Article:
- How did you get into web development?
- By accident: I wanted an online art portfolio, so I learned how to build a website from scratch (this was way before platforms like Squarespace and Wix). It was such a fun challenge & satisfying process. I was hooked.
- You’re artsy and you know computers - that means you can design logos, right? Will you design a logo for me?
- No and no. No. No. No. Also, no.
- Do you do freelance web design or development?
- I love good web design. I have an eye for good web design. But I am not a web designer. As for development, I work a full-time web development job, so usually I don’t want to do computers in my off-hours. So, probably no to this one too.
- What are you?
As a kid, I felt very much alone in my mixed-race experience. As an adult, I've met so many other people who are mixed too. We exchange stories about what it was like growing up biracial: to be seen as an anamoly, to check the stupid "Other" box (if there was one) on school forms, to explain away confusion when you're with your white parent. And, to be asked on the regular, "What Are You?" as if you are a thing, a science experiment. You know what's cool? And maybe a sign of change? No one's asked me this question in a long time.
- You were a club gymnast for 10 years, collegiate gymnast for 4 years. How does this inform your life?
- Doing something for that long - especially from childhood into adulthood - makes an indelible impression on your identity. Being a gymnast deeply shaped who I am and how I navigate the world. Gymnastics brought me so much joy; it gave me incredible experiences, invaluable skills and lifelong friendships; its culture also facilitated and fostered significantly ugly stuff along the way. All of which is to say: I carry both the good and the bad of being a gymnast with me - even nearly 20 years later.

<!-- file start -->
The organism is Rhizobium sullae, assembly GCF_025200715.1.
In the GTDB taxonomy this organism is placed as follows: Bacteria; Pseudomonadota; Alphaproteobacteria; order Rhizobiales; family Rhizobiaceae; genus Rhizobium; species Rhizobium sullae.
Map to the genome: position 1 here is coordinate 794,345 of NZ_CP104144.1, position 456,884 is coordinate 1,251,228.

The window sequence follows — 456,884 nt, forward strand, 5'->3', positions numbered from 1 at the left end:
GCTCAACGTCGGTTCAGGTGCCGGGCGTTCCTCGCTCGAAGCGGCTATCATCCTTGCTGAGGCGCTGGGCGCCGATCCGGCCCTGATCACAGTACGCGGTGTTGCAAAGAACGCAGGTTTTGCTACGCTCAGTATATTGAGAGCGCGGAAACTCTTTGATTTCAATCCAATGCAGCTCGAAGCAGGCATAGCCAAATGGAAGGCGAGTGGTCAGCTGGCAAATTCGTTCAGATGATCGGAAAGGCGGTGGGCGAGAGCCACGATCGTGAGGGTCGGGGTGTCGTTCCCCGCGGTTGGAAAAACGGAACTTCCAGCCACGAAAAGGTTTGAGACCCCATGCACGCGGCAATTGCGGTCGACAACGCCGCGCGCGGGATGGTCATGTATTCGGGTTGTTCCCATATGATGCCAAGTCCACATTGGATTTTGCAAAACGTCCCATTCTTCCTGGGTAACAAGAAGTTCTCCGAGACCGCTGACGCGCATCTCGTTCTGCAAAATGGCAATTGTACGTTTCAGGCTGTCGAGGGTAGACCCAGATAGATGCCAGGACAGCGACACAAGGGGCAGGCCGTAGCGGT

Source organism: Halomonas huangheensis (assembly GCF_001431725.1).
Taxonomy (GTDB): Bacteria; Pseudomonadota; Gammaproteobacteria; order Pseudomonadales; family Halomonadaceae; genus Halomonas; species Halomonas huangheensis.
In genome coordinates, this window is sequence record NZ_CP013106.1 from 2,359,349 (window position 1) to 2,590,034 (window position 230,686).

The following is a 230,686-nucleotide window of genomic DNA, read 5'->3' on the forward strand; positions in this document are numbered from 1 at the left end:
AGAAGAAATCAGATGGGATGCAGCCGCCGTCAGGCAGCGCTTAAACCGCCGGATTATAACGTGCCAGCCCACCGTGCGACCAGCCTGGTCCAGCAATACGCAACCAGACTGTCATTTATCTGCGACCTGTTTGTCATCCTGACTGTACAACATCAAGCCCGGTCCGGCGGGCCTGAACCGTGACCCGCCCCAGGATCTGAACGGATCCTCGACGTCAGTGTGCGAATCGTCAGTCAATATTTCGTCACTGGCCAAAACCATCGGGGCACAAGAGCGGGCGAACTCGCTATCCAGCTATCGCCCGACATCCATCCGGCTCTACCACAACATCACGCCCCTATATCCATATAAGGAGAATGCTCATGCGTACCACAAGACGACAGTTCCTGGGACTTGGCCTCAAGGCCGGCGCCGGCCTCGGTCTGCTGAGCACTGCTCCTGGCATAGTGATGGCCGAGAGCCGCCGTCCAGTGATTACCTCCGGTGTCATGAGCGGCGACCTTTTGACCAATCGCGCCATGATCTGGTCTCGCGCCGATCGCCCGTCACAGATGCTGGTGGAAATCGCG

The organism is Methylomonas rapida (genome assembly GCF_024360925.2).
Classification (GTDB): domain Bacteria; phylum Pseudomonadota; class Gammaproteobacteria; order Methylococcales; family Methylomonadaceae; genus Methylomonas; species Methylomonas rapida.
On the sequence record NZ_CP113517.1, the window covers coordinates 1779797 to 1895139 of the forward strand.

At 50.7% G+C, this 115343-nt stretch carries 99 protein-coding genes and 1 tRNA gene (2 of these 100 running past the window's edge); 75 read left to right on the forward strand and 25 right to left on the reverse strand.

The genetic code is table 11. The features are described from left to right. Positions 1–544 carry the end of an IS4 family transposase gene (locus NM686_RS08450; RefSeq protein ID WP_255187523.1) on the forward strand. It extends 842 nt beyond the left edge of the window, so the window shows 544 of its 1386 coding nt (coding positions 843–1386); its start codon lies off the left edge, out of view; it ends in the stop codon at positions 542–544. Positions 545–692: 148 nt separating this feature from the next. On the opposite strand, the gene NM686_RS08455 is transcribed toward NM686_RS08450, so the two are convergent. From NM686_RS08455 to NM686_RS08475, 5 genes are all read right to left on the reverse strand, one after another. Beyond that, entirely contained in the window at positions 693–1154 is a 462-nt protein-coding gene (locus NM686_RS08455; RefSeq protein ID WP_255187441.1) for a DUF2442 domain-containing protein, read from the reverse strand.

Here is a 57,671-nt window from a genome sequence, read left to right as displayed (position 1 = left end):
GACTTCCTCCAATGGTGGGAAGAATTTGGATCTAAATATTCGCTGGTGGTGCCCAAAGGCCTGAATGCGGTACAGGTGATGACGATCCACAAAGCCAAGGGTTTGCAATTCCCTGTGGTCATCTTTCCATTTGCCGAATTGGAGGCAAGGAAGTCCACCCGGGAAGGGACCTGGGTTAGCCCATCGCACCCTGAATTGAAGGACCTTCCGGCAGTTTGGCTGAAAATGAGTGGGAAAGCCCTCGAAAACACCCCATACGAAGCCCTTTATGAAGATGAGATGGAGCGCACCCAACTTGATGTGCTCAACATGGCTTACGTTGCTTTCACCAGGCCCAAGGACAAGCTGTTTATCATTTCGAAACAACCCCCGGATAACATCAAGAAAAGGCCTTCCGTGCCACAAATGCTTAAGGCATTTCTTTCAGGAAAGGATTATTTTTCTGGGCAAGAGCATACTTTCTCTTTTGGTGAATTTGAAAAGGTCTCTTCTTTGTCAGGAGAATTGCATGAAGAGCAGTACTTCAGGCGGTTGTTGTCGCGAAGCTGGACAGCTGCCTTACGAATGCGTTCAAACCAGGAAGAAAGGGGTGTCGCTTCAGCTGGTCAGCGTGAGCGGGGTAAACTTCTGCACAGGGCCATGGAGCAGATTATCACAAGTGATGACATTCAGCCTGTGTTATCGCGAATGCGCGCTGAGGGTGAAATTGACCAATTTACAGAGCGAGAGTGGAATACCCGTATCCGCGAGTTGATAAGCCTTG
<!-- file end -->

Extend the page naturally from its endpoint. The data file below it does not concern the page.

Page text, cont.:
- You're a rock climber living in a place with no rocks. How does that work?
- Yep, it's inconvenient. I climb indoors at a gym twice a week - maybe three times, on a good week. During climbing season, I drive 7 hours south to my "home crag" - the Red River Gorge in Kentucky (aka The Red). And then sprinkled throughout the year are trips to Europe or Colorado or Texas or wherever else there are real live delicious rocks.
- Do you watch TV?
- I watch a lot of TV. A lot. Not enough, though. I love it. So much. Recent faves are The Marvelous Mrs. Maisel, Marvel’s The Runaways, Sense8, Broad City and Spike Lee's TV adaptation of She's Gotta Have It.
- Is your brain mush because you watch so much TV?
- Probably. But, I'd like to think I offset the mush with reading. Anything and everything Roxane Gay writes. Books in my bag right now: Feel Free by Zadie Smith, and Yrsa Daley-Ward’s poetry, bone.
- What are your favorite foods?
- I’m so glad you asked! Soup, charcuterie, oysters, and mayonnaise. Also pasta, sashimi and dumplings.
- Mayonnaise is not a food, it's a condiment.
- You are incorrect.
Have more questions? Or wanna say hey? DM me on Instagram or email me at firstname.lastname@example.org.